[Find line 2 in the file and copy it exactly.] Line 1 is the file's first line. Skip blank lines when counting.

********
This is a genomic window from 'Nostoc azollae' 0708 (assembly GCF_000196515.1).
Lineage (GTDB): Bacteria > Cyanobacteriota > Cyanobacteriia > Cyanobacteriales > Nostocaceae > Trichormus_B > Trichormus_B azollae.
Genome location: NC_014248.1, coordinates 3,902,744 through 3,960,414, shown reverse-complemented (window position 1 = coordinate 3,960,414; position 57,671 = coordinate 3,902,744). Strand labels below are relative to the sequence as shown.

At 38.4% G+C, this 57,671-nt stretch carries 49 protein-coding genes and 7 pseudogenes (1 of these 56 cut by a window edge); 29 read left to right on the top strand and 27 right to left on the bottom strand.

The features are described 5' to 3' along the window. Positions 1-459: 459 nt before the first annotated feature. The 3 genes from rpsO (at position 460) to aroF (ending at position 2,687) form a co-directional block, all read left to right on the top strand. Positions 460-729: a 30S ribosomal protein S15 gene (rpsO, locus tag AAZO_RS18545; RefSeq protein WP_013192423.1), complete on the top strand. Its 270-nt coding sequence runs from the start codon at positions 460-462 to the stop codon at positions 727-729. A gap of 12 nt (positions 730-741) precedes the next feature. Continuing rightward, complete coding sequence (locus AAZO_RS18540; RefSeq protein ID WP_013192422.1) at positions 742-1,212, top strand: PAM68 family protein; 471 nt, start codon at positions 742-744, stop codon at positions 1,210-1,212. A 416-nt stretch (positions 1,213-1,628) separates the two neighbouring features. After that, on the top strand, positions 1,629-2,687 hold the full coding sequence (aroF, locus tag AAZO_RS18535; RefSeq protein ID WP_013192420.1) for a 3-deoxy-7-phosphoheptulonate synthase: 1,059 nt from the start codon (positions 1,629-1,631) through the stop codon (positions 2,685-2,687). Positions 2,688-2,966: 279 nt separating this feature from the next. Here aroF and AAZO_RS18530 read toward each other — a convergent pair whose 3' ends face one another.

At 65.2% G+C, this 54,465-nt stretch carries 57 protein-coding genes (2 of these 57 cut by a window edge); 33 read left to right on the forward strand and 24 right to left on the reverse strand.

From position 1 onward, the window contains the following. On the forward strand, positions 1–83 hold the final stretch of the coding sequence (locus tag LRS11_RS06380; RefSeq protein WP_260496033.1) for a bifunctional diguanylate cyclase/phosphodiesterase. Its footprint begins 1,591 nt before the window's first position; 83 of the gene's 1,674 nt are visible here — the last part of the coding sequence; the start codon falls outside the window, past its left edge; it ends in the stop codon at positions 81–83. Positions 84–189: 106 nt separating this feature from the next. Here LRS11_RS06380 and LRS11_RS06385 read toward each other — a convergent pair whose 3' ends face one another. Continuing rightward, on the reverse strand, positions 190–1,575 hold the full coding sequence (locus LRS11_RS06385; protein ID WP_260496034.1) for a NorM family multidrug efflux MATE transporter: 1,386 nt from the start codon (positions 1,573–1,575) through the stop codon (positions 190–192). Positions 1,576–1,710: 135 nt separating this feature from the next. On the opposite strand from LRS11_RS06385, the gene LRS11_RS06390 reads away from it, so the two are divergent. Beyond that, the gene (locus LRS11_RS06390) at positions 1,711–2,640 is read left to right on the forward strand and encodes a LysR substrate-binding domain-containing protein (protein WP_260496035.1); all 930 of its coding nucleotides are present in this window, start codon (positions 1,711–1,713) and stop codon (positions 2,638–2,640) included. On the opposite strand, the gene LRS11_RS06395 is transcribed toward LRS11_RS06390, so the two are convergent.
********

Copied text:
Lineage (GTDB): Bacteria > Cyanobacteriota > Cyanobacteriia > Cyanobacteriales > Nostocaceae > Trichormus_B > Trichormus_B azollae.